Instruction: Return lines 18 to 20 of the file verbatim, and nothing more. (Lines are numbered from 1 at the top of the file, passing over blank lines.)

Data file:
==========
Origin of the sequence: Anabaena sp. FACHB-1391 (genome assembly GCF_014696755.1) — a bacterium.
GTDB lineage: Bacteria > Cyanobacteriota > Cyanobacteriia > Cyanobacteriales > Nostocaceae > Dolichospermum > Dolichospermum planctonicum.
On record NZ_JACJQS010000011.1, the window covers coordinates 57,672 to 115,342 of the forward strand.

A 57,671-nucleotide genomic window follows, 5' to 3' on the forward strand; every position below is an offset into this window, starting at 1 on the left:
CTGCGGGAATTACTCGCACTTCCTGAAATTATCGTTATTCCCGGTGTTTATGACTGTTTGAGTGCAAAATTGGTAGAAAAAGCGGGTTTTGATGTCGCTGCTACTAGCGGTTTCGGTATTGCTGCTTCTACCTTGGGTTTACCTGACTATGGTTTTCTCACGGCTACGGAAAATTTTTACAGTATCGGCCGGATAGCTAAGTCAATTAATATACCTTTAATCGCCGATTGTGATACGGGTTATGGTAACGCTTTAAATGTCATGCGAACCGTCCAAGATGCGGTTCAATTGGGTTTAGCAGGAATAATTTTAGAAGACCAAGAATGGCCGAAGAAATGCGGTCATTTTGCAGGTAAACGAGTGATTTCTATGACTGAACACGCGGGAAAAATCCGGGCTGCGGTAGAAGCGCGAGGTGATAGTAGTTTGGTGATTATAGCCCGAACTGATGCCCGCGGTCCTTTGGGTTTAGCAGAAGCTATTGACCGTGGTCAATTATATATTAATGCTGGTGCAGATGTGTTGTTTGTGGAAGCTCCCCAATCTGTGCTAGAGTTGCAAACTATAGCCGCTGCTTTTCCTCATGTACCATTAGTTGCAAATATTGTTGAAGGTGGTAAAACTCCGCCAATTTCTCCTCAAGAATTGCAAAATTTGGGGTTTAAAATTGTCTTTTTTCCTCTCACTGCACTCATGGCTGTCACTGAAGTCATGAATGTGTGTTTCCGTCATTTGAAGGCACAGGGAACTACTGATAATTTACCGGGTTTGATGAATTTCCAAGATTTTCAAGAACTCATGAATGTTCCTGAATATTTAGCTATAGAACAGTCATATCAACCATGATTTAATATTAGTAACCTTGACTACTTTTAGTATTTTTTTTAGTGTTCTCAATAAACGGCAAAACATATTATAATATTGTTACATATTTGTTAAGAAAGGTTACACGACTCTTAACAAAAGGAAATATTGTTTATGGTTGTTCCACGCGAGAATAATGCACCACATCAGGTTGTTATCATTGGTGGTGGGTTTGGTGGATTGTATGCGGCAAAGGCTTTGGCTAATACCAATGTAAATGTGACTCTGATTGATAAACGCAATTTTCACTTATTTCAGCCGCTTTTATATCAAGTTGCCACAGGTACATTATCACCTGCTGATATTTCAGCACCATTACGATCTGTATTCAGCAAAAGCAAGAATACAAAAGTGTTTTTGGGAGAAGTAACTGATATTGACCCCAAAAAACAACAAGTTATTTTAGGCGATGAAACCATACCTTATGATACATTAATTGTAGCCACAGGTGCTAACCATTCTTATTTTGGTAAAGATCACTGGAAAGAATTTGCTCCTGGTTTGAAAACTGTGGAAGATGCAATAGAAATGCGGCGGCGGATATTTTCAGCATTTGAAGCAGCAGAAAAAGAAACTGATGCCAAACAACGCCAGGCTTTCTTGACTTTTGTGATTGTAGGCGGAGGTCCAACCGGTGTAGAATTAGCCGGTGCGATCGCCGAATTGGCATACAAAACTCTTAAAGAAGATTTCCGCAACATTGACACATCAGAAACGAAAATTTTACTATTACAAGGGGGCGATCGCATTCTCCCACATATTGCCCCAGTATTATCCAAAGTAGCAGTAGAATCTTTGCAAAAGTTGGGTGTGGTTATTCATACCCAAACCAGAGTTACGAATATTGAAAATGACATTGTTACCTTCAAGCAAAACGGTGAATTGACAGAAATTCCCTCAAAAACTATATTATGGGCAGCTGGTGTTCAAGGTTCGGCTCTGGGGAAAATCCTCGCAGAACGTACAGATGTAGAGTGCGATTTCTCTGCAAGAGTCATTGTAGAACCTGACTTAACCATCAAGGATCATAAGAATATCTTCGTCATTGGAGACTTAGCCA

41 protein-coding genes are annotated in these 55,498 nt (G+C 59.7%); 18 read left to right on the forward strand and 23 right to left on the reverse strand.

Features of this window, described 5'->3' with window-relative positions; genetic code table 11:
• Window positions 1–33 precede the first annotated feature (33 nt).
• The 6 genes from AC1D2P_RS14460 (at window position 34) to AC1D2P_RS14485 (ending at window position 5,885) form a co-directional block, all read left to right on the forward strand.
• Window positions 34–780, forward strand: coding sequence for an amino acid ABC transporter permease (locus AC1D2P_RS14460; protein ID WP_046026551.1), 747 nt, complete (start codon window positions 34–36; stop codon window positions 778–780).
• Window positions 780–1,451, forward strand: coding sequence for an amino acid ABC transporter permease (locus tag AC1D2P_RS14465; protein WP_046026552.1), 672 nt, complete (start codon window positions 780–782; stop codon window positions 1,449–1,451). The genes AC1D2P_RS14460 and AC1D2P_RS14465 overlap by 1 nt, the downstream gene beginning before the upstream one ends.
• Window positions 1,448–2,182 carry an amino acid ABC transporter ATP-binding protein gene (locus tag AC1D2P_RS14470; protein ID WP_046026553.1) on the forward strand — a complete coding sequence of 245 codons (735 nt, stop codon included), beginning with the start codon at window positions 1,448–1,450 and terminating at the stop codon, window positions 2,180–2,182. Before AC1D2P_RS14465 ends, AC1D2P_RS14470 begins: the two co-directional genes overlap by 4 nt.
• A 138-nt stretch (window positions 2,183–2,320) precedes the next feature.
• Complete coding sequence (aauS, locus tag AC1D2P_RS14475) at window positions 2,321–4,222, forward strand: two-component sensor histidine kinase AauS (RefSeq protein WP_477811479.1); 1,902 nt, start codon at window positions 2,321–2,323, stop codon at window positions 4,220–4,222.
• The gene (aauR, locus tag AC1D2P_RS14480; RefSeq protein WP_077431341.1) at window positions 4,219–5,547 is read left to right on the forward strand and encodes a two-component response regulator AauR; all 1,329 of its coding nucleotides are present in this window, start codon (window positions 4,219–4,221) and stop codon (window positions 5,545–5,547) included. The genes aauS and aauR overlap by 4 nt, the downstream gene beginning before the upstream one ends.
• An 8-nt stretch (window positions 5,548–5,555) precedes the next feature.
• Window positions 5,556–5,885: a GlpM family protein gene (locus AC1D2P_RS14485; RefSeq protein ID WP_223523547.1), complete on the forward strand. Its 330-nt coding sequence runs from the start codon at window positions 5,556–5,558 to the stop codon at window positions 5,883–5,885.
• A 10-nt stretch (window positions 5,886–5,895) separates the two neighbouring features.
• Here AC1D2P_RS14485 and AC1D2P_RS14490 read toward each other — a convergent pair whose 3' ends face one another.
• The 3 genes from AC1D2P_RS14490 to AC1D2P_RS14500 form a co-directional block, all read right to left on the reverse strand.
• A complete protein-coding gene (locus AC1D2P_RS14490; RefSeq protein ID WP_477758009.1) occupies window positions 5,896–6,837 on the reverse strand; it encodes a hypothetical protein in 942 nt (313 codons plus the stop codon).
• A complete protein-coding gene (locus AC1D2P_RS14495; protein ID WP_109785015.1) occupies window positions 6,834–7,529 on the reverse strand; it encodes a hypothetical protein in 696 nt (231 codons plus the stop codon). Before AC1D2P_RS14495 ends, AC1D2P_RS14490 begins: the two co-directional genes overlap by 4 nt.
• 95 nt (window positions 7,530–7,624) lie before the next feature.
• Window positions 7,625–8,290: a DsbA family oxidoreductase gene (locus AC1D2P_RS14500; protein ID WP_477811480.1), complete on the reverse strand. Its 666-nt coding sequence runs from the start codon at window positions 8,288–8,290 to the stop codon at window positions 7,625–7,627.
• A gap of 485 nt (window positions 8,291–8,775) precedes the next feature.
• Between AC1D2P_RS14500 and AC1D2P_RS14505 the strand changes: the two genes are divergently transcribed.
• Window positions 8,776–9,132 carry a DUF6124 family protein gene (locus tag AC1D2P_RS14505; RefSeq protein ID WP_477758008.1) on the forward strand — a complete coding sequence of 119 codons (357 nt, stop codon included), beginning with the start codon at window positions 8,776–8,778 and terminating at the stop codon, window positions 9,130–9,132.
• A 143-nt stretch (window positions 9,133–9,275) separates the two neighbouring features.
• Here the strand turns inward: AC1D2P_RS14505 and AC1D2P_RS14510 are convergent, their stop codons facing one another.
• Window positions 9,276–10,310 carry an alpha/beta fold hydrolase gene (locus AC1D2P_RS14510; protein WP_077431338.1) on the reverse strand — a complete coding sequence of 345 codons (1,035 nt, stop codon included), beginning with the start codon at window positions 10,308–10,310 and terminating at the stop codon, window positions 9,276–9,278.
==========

• A 10-nt stretch (window positions 5,886–5,895) separates the two neighbouring features.
• Here AC1D2P_RS14485 and AC1D2P_RS14490 read toward each other — a convergent pair whose 3' ends face one another.
• The 3 genes from AC1D2P_RS14490 to AC1D2P_RS14500 form a co-directional block, all read right to left on the reverse strand.